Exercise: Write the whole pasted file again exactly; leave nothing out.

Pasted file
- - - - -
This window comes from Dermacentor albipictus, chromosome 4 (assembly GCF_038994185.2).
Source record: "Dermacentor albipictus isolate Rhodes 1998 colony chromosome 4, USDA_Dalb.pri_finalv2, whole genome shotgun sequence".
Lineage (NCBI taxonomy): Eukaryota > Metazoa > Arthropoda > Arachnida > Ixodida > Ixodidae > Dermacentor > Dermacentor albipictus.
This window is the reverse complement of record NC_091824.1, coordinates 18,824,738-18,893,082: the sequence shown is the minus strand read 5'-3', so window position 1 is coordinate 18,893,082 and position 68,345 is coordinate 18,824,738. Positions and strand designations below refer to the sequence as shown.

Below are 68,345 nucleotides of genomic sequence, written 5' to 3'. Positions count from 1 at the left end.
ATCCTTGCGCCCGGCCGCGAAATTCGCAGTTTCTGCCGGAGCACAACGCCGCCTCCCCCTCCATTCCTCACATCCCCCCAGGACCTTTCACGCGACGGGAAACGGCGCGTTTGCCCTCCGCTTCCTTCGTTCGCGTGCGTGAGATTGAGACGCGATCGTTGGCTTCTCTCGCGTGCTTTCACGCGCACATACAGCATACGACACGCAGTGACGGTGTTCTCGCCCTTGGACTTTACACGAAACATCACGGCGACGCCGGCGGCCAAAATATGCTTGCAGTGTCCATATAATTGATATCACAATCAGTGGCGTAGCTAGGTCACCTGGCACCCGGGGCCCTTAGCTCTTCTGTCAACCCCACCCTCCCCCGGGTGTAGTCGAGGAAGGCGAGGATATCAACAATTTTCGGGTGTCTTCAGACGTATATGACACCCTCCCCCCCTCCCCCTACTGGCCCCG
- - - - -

This window comes from Dermacentor albipictus, chromosome 4 (assembly GCF_038994185.2).
Source record: "Dermacentor albipictus isolate Rhodes 1998 colony chromosome 4, USDA_Dalb.pri_finalv2, whole genome shotgun sequence".
Lineage (NCBI taxonomy): Eukaryota > Metazoa > Arthropoda > Arachnida > Ixodida > Ixodidae > Dermacentor > Dermacentor albipictus.
This window is the reverse complement of record NC_091824.1, coordinates 18,824,738-18,893,082: the sequence shown is the minus strand read 5'-3', so window position 1 is coordinate 18,893,082 and position 68,345 is coordinate 18,824,738. Positions and strand designations below refer to the sequence as shown.

Below are 68,345 nucleotides of genomic sequence, written 5' to 3'. Positions count from 1 at the left end.
ATCCTTGCGCCCGGCCGCGAAATTCGCAGTTTCTGCCGGAGCACAACGCCGCCTCCCCCTCCATTCCTCACATCCCCCCAGGACCTTTCACGCGACGGGAAACGGCGCGTTTGCCCTCCGCTTCCTTCGTTCGCGTGCGTGAGATTGAGACGCGATCGTTGGCTTCTCTCGCGTGCTTTCACGCGCACATACAGCATACGACACGCAGTGACGGTGTTCTCGCCCTTGGACTTTACACGAAACATCACGGCGACGCCGGCGGCCAAAATATGCTTGCAGTGTCCATATAATTGATATCACAATCAGTGGCGTAGCTAGGTCACCTGGCACCCGGGGCCCTTAGCTCTTCTGTCAACCCCACCCTCCCCCGGGTGTAGTCGAGGAAGGCGAGGATATCAACAATTTTCGGGTGTCTTCAGACGTATATGACACCCTCCCCCCCTCCCCCTACTGGCCCCG